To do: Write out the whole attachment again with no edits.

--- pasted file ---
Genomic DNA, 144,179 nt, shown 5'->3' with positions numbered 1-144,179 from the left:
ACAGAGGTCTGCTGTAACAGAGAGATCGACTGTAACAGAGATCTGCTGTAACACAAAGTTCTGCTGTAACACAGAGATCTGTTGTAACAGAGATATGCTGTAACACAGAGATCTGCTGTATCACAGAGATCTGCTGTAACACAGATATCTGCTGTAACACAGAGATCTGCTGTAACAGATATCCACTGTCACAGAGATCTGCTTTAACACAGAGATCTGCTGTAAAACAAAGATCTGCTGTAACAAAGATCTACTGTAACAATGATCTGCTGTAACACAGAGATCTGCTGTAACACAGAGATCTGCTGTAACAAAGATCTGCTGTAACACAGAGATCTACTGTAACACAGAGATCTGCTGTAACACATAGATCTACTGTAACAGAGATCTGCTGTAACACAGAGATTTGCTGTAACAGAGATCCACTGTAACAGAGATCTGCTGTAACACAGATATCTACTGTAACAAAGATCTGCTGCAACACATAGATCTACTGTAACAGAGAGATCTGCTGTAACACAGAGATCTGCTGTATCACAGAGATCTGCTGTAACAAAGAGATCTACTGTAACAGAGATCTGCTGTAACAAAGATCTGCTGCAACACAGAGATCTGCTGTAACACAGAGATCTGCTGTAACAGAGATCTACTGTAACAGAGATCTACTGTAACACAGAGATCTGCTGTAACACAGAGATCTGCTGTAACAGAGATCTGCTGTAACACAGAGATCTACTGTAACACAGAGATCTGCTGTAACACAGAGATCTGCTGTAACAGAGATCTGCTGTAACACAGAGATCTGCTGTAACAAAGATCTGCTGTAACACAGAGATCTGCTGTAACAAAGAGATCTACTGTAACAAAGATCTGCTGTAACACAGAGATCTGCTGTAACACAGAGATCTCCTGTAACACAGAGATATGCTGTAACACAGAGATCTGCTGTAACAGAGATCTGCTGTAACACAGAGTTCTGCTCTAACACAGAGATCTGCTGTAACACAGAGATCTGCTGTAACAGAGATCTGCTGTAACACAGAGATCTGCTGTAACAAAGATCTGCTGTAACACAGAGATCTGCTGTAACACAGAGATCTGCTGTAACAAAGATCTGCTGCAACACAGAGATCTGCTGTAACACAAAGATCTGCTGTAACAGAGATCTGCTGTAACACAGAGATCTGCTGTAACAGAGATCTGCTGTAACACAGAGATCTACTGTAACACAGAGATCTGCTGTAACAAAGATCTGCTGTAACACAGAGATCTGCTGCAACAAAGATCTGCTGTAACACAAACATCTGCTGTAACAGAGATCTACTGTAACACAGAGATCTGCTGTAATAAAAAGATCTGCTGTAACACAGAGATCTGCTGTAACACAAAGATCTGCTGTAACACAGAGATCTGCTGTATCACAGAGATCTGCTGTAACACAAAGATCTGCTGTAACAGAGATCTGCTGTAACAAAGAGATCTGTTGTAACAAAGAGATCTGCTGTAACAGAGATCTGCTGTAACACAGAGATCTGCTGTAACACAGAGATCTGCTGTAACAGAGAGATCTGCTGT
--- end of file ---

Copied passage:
Genomic DNA, 144,179 nt, shown 5'->3' with positions numbered 1-144,179 from the left:
ACAGAGGTCTGCTGTAACAGAGAGATCGACTGTAACAGAGATCTGCTGTAACACAAAGTTCTGCTGTAACACAGAGATCTGTTGTAACAGAGATATGCTGTAACACAGAGATCTGCTGTATCACAGAGATCTGCTGTAACACAGATATCTGCTGTAACACAGAGATCTGCTGTAACAGATATCCACTGTCACAGAGATCTGCTTTAACACAGAGATCTGCTGTAAAACAAAGATCTGCTGTAACAAAGATCTACTGTAACAATGATCTGCTGTAACACAGAGATCTGCTGTAACACAGAGATCTGCTGTAACAAAGATCTGCTGTAACACAGAGATCTACTGTAACACAGAGATCTGCTGTAACACATAGATCTACTGTAACAGAGATCTGCTGTAACACAGAGATTTGCTGTAACAGAGATCCACTGTAACAGAGATCTGCTGTAACACAGATATCTACTGTAACAAAGATCTGCTGCAACACATAGATCTACTGTAACAGAGAGATCTGCTGTAACACAGAGATCTGCTGTATCACAGAGATCTGCTGTAACAAAGAGATCTACTGTAACAGAGATCTGCTGTAACAAAGATCTGCTGCAACACAGAGATCTGCTGTAACACAGAGATCTGCTGTAACAGAGATCTACTGTAACAGAGATCTACTGTAACACAGAGATCTGCTGTAACACAGAGATCTGCTGTAACAGAGATCTGCTGTAACACAGAGATCTACTGTAACACAGAGATCTGCTGTAACACAGAGATCTGCTGTAACAGAGATCTGCTGTAACACAGAGATCTGCTGTAACAAAGATCTGCTGTAACACAGAGATCTGCTGTAACAAAGAGATCTACTGTAACAAAGATCTGCTGTAACACAGAGATCTGCTGTAACACAGAGATCTCCTGTAACACAGAGATATGCTGTAACACAGAGATCTGCTGTAACAGAGATCTGCTGTAACACAGAGTTCTGCTCTAACACAGAGATCTGCTGTAACACAGAGATCTGCTGTAACAGAGATCTGCTGTAACACAGAGATCTGCTGTAACAAAGATCTGCTGTAACACAGAGATCTGCTGTAACACAGAGATCTGCTGTAACAAAGATCTGCTGCAACACAGAGATCTGCTGTAACACAAAGATCTGCTGTAACAGAGATCTGCTGTAACACAGAGATCTGCTGTAACAGAGATCTGCTGTAACACAGAGATCTACTGTAACACAGAGATCTGCTGTAACAAAGATCTGCTGTAACACAGAGATCTGCTGCAACAAAGATCTGCTGTAACACAAACATCTGCTGTAACAGAGATCTACTGTAACACAGAGATCTGCTGTAATAAAAAGATCTGCTGTAACACAGAGATCTGCTGTAACACAAAGATCTGCTGTAACACAGAGATCTGCTGTATCACAGAGATCTGCTGTAACACAAAGATCTGCTGTAACAGAGATCTGCTGTAACAAAGAGATCTGTTGTAACAAAGAGATCTGCTGTAACAGAGATCTGCTGTAACACAGAGATCTGCTGTAACACAGAGATCTGCTGTAACAGAGAGATCTGCTGT